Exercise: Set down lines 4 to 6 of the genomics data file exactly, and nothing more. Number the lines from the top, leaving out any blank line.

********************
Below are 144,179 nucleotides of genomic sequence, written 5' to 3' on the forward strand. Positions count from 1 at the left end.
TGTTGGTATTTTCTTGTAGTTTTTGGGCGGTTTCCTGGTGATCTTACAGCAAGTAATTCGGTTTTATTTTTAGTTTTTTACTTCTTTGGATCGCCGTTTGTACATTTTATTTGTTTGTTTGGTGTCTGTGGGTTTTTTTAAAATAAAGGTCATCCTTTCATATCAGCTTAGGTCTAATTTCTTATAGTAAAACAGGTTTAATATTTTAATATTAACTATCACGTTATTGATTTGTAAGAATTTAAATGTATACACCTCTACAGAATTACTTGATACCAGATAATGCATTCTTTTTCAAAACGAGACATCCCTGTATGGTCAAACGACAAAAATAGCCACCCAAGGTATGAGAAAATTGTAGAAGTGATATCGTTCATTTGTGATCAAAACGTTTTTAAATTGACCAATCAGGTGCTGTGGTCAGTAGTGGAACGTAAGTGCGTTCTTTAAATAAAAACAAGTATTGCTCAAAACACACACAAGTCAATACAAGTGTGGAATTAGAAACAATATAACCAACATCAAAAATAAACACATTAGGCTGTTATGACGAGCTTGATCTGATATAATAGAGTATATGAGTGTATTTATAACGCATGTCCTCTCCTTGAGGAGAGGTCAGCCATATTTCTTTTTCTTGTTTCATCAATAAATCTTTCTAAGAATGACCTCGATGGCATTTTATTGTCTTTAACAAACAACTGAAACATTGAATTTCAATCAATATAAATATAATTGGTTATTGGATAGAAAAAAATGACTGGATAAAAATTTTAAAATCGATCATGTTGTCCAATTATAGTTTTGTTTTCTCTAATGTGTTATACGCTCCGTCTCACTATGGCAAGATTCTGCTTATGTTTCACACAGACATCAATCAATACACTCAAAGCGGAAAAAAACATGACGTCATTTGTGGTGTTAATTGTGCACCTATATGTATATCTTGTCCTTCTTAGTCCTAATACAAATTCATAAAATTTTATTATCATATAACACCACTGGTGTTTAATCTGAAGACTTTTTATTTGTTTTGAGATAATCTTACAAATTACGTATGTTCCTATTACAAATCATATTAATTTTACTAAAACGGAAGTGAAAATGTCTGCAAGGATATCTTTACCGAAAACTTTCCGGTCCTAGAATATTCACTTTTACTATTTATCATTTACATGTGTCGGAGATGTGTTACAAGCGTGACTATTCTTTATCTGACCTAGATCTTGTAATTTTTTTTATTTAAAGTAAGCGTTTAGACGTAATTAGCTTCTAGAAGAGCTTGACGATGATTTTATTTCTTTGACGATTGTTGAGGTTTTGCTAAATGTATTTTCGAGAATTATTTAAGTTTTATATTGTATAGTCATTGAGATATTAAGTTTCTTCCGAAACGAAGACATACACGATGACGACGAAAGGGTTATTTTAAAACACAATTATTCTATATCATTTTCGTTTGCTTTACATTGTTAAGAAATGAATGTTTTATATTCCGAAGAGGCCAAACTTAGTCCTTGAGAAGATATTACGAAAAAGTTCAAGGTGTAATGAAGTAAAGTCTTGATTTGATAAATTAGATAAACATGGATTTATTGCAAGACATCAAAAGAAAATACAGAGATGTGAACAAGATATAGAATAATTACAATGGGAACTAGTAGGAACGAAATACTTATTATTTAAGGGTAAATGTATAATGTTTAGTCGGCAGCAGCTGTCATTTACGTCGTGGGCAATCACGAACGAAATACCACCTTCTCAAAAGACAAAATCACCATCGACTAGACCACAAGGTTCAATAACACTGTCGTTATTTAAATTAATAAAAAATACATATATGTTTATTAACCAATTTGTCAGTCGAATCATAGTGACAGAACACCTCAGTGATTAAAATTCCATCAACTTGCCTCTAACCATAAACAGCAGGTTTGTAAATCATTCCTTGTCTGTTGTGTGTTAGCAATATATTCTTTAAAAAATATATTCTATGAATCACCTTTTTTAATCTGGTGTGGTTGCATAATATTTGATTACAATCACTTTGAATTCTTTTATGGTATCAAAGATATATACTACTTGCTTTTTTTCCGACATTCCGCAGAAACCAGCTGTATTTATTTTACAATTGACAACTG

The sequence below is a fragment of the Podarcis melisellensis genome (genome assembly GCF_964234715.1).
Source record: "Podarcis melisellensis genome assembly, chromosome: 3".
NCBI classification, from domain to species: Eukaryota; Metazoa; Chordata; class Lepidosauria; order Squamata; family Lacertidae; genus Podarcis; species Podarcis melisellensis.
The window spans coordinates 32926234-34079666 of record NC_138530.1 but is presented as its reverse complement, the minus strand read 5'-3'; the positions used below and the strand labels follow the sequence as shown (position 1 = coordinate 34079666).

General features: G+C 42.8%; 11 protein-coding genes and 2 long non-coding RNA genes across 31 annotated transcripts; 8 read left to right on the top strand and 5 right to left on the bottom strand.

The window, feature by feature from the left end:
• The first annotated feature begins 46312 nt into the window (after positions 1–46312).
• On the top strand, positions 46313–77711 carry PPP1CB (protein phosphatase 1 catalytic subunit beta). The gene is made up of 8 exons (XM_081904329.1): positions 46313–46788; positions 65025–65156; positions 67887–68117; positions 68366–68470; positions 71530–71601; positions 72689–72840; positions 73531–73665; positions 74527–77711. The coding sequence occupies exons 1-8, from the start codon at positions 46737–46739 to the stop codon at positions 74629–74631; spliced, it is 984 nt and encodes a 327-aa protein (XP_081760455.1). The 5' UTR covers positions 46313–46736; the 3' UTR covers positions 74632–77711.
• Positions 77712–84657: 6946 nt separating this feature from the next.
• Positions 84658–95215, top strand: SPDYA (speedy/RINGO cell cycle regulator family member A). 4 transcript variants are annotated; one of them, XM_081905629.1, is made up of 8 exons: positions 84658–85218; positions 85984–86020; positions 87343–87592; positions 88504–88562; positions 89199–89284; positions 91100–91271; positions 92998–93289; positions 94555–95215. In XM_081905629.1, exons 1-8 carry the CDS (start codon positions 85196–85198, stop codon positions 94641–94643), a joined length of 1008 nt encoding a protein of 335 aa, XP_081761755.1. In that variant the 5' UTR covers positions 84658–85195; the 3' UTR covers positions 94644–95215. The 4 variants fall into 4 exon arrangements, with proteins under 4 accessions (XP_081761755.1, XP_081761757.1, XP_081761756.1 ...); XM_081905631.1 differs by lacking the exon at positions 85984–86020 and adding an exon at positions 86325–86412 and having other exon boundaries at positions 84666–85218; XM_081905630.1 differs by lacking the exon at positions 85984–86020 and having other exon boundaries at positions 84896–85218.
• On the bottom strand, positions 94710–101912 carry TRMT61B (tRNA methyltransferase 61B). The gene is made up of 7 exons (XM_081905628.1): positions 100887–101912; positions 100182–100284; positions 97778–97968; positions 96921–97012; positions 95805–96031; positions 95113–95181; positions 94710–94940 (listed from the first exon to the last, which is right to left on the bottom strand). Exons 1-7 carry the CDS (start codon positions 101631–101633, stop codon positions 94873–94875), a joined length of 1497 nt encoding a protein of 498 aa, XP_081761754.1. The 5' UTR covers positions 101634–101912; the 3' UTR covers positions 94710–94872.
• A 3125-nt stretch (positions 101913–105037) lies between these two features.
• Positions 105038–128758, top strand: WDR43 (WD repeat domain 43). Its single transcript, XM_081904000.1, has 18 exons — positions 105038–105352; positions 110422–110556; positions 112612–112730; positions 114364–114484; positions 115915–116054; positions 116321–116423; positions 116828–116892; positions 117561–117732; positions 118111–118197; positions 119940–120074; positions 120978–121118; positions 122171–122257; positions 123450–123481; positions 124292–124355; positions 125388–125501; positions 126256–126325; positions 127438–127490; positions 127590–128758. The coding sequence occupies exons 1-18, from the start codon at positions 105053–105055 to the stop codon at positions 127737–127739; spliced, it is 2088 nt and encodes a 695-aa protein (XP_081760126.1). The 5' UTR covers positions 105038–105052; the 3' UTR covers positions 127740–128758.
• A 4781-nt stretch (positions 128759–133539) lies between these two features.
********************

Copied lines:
Source record: "Podarcis melisellensis genome assembly, chromosome: 3".
NCBI classification, from domain to species: Eukaryota; Metazoa; Chordata; class Lepidosauria; order Squamata; family Lacertidae; genus Podarcis; species Podarcis melisellensis.
The window spans coordinates 32926234-34079666 of record NC_138530.1 but is presented as its reverse complement, the minus strand read 5'-3'; the positions used below and the strand labels follow the sequence as shown (position 1 = coordinate 34079666).